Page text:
Methods: A participatory planning group iteratively used Implementation Mapping and the Multiphase Optimization Strategy to develop implementation strategies and plan the trial. Informed by qualitative interviews with patients and clinicians, we drew on several implementation science theories, as well as self-determination theory, to design interventions. For patients, we developed an activation guide to help patients discuss the EBPs with their clinicians. For clinicians, we developed two electronic health record (EHR)-based interventions: (1) clinician notification (CN) consists of a templated message that identifies a patient as high risk, summarizes the EBPs, and links to a guidance statement on appropriate use of antiplatelet therapy. (2) Clinician notification with nurse facilitation (CN+NF) consists of a similar notification message but includes additional measures by nursing staff to support appropriate and timely decision-making: the nurse performs a chart review to identify any history of vascular disease, embeds indication-specific guidance on antiplatelet therapy in the message, and offers to assist with medication order entry and patient education. We will conduct a pilot factorial cluster- and individual-level randomized controlled trial with a primary objective of evaluating feasibility. Twelve clinicians will be randomized to receive either CN or CN+NF for all their patients managed by the AMS while 50 patients will be individually randomized to receive either the activation guide or usual care. We will explore implementation outcomes using patient and clinician interviews along with EHR review.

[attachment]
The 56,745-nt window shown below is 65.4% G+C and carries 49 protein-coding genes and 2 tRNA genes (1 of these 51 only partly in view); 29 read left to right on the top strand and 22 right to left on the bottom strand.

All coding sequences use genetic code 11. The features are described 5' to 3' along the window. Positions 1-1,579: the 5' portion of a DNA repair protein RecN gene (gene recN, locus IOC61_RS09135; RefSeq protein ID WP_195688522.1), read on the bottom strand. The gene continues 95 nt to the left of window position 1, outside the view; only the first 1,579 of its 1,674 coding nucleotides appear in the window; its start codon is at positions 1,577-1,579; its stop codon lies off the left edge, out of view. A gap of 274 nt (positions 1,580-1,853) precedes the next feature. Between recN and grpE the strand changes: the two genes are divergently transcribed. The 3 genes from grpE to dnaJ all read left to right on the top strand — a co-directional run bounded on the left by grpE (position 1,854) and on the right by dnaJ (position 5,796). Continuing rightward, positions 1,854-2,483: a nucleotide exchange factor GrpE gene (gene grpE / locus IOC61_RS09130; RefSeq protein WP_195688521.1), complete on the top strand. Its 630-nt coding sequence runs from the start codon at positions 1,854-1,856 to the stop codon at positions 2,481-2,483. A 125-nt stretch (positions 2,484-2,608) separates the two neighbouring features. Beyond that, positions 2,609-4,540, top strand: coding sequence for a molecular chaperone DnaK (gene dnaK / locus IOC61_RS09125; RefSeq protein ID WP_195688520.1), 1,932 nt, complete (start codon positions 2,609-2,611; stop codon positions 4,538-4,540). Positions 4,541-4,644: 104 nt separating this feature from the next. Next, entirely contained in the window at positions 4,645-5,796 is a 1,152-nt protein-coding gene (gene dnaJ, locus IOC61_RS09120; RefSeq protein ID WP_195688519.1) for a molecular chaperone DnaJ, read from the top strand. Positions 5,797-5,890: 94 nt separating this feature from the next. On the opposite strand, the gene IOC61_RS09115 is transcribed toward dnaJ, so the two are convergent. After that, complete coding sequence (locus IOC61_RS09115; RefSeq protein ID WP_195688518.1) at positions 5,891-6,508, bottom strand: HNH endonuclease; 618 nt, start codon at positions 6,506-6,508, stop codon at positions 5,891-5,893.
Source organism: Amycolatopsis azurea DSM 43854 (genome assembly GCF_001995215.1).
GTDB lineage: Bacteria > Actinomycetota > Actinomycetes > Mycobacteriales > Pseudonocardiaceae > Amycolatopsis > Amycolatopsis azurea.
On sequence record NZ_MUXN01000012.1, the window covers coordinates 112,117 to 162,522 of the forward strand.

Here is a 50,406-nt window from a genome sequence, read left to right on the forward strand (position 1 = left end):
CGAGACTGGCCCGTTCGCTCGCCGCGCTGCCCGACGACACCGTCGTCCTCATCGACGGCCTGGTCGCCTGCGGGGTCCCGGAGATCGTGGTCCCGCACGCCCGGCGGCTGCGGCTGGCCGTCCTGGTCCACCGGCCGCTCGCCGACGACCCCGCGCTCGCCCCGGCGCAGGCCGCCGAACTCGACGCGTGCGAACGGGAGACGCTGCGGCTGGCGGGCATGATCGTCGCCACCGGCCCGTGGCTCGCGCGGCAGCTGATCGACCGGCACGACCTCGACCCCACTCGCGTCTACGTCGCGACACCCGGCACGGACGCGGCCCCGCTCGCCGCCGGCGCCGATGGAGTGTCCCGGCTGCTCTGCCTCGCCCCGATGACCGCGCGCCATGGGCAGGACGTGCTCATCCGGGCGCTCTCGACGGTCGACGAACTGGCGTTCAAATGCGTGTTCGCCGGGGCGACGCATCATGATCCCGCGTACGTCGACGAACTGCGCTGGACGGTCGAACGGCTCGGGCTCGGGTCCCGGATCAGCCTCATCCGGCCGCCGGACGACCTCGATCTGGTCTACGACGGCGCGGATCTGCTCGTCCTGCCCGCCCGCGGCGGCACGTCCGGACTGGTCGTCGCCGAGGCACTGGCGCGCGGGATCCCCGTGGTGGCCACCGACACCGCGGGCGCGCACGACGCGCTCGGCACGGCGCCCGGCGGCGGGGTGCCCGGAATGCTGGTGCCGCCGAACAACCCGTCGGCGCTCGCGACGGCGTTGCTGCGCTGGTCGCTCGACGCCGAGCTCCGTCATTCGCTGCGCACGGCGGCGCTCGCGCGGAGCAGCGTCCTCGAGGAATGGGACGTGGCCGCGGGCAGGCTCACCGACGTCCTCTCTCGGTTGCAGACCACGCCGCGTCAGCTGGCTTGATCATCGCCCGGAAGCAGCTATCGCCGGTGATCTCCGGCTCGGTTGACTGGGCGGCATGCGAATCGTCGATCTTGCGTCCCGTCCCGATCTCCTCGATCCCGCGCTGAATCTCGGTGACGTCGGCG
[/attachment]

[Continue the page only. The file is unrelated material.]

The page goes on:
Discussion: This pilot study will prepare us to conduct a larger optimization study to identify the most potent and resource conscious multicomponent implementation strategy to help AMSs increase the use of best practices for upper GI bleeding risk reduction.